Thursday, March 10, 2011

Ultimate baseball league: Round Rock Express

The Express are the first of our amalgam teams, drawn from the second failed Washington franchise and the best of the rest from the Texas Rangers.

What is there to see? Frank Howard, the 1960s home run champions who was known as the Capitol Punisher and Hondo in his day, does not have to worry about carrying around his 6-foot-7, 275-lb. body around in the outfield. Real baseball rules were late in coming for Howard, whose last season was the first season the DH was used.

Four of Round Rock's six starting pitchers are named either Rick or Dick, and one of the Ricks was kind a of dick in his youth.

  1. LF Rusty Greer,* 1996 (4.8). A one-team player is rare, but Greer was a one-organization player. On-based .387 for his career; best known for making a diving catch to secure Kenny Rogers' 1994 perfect game.

  2. 2B Ian Kinsler (pictured), 2008 (5.3). Consider the middle-infield defence spoken for.

  3. DH Frank Howard, 1969 (6.3). The first representative from the franchise's Washington days, Hondo probably was a Hall of Famer dropped into the wrong era, just going by his 10-year peak. Despite that, he hit 382 home runs before his big body betrayed him just after the DH was created. In '69, under Ted Williams' tutelage, his offensive WAR was 8.1.

  4. 1B Mark Teixeira,# 2005 (6.0). Might have a little trouble cracking the all-time Yankees lineup.

  5. 3B Ken McMullen, 1969 (6.2). Prototype third baseman from the late 1960s; homered in his final plate appearance.
  6. SS Michael Young, 2006 (4.6). Has moved all over the fielding spectrum; has anyone else ever been a Gold Glove shortstop one season and then shifted to third base the next season?

  7. CF Gary Ward, 1984 (4.4). A nondescript contact hitter who isn't even the most notable Gary Ward in baseball (that would be a legendary college coach at Oklahoma State). Ward at his best hit a somewhat empty .300.

  8. RF Gary Matthews Jr.,# 2006 (3.4). The season that led to him being rewarded with one of the worst contracts of all time.

  9. C Jim Sundberg, 1978 (4.9). Generational defensive catcher in his prime; in this realm he'll have his work cut out for him with a mediocre pitching staff.
  • LHS Pete Richert, 1965 (4.9). Apparently he was a cult hero to Strat-o-matic players, since it was damn hard to reach base against him when he was on.
  • RHS Dick Bosman, 1970 (4.4). Supposedly Ted Williams had no time for pitchers, but he and Bosman got along famously. The latter is a minor league pitching coordinator for the Tampa Bay Rays, the adopted favourite team of us nerdlingers.
  • RHS José Guzmán, 1991 (4.2). Was briefly known as The Wrong Juan when his namesake was an all-star pitcher for the Jays.
  • RHS Dick Donovan, 1961 (4.0). Won the American League ERA title in '61 while pitching for an 100-loss expansion team. How did he do that? A A ridiculous BABIP and park factor helped.

  • RHS Rick Helling, 2000 (4.0). Was a 20-game winner when people still thought that had currency; Chuck Klosterman also put a hex on him.
  • LHS Rick Honeycutt, 1983 (3.8). Came to prominence as a lefty setup man for the Oakland A's turn-of-the-'90s mini-dynasty, but the finesse left-hander was an absentee ERA champion.
  • 2B Bump Wills,# 1977 (4.9). Had one of the most infamous error cards, since one of Topps executives was apparently tight with the 1979 baseball equivalent of Eklund.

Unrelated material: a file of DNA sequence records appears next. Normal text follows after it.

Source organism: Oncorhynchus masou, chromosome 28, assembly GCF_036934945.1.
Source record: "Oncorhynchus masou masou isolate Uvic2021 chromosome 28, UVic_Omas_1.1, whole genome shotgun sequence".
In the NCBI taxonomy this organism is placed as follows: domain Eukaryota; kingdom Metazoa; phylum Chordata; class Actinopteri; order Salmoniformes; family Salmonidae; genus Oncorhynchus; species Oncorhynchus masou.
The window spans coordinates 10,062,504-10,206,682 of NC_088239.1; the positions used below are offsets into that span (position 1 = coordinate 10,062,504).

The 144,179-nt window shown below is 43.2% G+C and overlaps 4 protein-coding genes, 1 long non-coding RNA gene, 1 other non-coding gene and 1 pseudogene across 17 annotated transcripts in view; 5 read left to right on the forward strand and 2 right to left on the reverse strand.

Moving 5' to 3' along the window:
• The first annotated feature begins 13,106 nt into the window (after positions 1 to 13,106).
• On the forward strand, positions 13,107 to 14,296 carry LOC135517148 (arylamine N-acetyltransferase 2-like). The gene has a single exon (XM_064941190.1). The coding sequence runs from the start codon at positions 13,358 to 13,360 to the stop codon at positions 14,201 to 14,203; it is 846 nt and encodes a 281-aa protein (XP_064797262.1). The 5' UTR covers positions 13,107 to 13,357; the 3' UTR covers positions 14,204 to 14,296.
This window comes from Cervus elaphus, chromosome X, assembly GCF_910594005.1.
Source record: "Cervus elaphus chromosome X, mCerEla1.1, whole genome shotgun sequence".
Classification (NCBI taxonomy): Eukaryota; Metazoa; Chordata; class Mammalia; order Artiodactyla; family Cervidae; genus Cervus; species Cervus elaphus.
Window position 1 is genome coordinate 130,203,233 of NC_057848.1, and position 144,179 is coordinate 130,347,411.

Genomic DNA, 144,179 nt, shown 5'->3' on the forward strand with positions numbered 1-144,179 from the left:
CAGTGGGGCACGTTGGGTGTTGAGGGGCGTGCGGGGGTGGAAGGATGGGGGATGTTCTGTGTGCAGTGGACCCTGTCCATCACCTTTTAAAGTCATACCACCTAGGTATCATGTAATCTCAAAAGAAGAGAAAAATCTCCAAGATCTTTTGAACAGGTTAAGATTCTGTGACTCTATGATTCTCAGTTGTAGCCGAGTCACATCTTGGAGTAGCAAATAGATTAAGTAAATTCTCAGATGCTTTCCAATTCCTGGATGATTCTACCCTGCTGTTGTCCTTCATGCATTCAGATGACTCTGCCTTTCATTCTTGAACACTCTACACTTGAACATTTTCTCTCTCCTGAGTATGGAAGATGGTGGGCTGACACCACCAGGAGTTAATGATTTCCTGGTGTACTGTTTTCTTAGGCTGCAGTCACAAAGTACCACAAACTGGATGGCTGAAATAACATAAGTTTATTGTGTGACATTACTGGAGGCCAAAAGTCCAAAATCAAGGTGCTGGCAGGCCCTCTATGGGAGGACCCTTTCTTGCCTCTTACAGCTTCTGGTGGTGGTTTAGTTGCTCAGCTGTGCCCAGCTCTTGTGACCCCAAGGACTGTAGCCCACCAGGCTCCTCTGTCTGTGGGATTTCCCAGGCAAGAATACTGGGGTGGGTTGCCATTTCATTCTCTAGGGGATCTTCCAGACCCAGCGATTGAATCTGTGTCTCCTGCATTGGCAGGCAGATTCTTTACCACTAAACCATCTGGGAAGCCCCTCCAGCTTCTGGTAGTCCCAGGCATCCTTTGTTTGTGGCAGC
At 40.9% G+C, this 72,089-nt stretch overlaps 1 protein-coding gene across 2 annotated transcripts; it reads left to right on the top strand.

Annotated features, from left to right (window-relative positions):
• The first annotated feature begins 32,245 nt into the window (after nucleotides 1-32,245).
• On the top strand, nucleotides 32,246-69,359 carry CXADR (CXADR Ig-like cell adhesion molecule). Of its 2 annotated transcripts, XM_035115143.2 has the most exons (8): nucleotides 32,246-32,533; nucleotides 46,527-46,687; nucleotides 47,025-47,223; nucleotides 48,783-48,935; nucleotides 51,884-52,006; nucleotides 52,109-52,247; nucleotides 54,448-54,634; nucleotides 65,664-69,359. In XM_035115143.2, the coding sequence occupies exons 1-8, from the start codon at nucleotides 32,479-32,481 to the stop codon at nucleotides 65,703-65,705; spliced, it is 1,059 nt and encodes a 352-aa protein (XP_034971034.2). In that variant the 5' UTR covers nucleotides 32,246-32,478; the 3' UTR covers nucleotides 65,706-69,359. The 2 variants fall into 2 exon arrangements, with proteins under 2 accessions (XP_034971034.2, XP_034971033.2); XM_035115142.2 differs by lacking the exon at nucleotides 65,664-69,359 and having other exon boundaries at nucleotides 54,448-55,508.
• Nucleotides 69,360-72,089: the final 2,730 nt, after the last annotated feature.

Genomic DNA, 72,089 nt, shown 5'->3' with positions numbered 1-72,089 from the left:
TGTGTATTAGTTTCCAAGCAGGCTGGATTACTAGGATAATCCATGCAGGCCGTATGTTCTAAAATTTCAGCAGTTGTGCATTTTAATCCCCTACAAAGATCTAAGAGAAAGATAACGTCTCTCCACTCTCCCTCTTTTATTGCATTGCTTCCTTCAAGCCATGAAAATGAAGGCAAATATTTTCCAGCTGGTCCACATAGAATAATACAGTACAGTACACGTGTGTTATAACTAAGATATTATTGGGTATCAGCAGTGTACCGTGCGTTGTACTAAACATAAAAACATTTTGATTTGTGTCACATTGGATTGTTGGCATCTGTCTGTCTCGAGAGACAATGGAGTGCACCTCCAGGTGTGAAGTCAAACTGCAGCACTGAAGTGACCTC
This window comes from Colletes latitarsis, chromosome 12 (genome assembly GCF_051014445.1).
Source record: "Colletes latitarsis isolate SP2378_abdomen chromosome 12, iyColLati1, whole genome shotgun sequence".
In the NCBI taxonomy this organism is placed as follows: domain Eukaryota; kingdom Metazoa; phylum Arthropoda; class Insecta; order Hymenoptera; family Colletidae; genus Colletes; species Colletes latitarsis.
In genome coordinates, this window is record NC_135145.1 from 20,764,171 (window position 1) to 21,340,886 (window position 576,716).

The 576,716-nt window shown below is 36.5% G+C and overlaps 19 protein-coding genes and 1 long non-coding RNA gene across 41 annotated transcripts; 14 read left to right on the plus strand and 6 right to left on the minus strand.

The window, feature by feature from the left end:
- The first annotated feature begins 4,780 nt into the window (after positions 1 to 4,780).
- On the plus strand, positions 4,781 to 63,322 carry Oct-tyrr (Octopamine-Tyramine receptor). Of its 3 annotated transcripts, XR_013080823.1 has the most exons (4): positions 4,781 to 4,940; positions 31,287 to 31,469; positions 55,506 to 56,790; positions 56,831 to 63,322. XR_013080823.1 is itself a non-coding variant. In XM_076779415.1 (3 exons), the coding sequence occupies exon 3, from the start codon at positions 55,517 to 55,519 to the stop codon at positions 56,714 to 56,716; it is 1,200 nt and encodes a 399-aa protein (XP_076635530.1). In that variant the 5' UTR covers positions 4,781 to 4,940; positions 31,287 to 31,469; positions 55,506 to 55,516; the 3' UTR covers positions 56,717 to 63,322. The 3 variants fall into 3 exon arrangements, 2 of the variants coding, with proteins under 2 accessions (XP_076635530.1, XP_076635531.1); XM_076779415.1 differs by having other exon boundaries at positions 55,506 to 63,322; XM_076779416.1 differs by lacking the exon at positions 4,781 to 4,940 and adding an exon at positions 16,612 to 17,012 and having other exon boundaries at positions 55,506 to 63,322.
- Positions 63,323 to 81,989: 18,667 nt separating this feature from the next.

• UT Aurelio Rodríguez, 1970 (4.6). Gold Glove third baseman who would offer some late-inning defence; also ensures one of the Rangers team of having an A-Rod who's not such a douche.

  • SS Ed Brinkman, 1969 (4.3). The term good-field, no-hit shortstop was gone by the wayside. It had a lot of currency in the days of Brinkman, whose park-adjusted OPS+ was 65.

  • CF Don Lock, 1964 (3.7). OK, you try coming up with something witty about a player whose career ended 42 years ago. According to B-R, he was top-three in the AL twice in range factor

  • C Paul Casanova, 1966 (1.9). Father of former journeyman catcher Raul Casanova; catcher is apparently a weak spot for the Rangers once you get past Pudge and Sundberg.

  • LHR Darold Knowles, 1970 (2.9). One of two left-handers on this team whose greatest fame came as a supporting reliever on an Oakland team which won three consecutive pennants. Knowles
  • LHR Mike Paul, 1972 (2.9). There are no great swingman seasons anymore; in '72, Paul made 20 starts and relieved in 29 other games; his ERA (2.17) is still the team record.
  • RHR Steve Foucault, 1974 (2.7). Another member the Billy Martin Cut Short My Career Club. Foucault was a one-man bullpen for the '74 Rangers who made a run at the Reggie Jackson-Rollie Fingers Oakland A's, but was out of the game a few years later after hurling 144 innings in relief.
  • RHR Dale Mohorcic, 1987 (2.7). His Wiki says he played a California Angels pitcher in Naked Gun. Gotta call BS on that, since Mohorcic is right-handed and the Angels hurler was a lefty.

  • CL Neftali Feliz, 2010 (2.4). Room must be made for Feliz, the miscast closer of the Rangers' first pennant winner.
(* left-handed hitter; # switch-hitter)


Superfun Happy Slide said...

Where's Pete Incaviglia and Oddibe MacDowell?

Along with Ruben Serria, they were almost the second-best young outfield of the 80s.

Serria's quip about the mid 90's Yanks surely has to get him a couple of votes.

outofleftfield said...

Almost only counts in horseshoes and hand grenades. Neither lived up to his early promise.